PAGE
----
Purpose: This study aimed to identify facilitators and hindrances in the experiences of Ugandans with and without disabilities when seeking access to microcredit schemes.
Method: Thirty-five statements were presented to 80 people, 50 of whom were disabled. Q-methodology was used to identify factors influencing access to microcredit schemes.
Results: Running a business independently was solely identified by people with disabilities (PWD) as an important facilitator in accessing microcredit schemes, while relying on business skills was largely mentioned by people without disabilities. The disabled identified family-related items to be inhibiting factors. Having a group loan was ranked negatively by the disabled and ambivalently by the non-disabled.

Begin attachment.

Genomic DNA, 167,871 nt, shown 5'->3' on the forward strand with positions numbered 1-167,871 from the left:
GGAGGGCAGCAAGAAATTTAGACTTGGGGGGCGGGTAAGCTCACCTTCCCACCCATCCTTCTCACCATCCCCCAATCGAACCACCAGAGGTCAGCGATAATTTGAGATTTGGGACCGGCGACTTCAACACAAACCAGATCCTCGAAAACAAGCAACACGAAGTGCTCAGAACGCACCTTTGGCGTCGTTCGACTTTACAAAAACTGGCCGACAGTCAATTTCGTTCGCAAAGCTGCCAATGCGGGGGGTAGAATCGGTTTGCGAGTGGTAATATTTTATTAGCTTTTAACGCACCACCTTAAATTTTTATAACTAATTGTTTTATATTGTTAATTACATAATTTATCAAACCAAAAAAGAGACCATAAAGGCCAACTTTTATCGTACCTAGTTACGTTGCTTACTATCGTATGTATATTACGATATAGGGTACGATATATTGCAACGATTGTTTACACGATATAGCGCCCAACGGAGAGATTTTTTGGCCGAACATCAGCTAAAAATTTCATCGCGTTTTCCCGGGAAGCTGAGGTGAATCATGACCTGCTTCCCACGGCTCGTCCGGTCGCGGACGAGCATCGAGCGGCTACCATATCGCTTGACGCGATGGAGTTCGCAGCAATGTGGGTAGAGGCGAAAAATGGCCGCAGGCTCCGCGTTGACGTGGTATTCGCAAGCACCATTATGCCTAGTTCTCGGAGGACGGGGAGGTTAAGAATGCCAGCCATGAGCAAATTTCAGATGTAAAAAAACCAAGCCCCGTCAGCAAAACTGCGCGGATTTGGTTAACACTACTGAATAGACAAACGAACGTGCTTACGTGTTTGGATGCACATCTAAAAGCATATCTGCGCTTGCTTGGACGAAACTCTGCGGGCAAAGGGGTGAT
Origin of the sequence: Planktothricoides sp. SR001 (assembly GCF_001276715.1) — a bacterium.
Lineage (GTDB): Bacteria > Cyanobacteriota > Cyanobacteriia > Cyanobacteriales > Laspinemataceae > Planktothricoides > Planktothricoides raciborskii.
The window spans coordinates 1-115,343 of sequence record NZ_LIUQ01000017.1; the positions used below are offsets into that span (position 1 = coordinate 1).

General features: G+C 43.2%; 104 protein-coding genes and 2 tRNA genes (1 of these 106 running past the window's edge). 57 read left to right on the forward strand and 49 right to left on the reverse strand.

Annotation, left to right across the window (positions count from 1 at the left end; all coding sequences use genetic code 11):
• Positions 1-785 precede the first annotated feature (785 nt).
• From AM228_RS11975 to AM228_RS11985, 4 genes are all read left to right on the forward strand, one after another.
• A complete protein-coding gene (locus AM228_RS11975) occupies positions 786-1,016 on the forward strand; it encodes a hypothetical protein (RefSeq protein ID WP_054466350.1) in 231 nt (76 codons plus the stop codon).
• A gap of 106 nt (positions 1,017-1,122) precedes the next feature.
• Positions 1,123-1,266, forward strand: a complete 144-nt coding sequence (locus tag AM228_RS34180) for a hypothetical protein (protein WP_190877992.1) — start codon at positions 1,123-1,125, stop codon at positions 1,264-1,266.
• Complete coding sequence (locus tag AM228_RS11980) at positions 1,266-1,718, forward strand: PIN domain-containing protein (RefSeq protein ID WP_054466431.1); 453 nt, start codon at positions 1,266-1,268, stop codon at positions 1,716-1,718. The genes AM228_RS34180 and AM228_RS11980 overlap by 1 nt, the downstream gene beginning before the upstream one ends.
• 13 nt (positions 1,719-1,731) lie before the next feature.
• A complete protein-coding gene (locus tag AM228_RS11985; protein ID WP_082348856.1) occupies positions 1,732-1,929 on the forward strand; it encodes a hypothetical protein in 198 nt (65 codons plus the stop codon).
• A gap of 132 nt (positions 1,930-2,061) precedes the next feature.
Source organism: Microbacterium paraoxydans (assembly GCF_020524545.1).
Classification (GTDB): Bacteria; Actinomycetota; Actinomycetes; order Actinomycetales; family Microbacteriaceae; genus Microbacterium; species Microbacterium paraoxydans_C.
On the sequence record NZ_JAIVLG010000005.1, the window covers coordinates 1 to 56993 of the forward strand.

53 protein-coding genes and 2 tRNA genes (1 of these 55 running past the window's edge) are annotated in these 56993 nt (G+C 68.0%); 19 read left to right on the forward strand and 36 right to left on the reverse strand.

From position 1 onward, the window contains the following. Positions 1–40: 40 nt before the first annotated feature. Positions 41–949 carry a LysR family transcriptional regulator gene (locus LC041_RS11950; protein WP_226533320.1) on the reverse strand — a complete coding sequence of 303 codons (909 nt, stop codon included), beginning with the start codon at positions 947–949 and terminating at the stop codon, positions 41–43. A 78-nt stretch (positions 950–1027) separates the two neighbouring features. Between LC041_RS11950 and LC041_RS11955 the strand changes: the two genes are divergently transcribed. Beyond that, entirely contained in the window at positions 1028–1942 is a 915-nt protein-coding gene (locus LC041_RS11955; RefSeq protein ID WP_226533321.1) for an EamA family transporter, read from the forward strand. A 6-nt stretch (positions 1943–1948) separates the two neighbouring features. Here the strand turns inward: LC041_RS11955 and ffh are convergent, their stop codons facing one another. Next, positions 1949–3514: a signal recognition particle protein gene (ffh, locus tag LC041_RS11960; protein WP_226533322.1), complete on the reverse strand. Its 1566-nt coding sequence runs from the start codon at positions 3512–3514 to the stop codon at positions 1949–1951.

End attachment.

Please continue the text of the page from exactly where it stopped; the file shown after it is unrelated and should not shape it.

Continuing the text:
Conclusions: PWD experience different facilitators and barriers to access microcredit schemes compared to the non-disabled. PWD prefer individual loans and believe they can more successfully run a business on their own, instead of relying on family or having a group loan. Furthermore, they would benefit from microcredit schemes that take into account disability-specific circumstances. These are important findings to increase access to microcredit schemes and to let PWD benefit to the same extend from these programmes than do their non-disabled peers.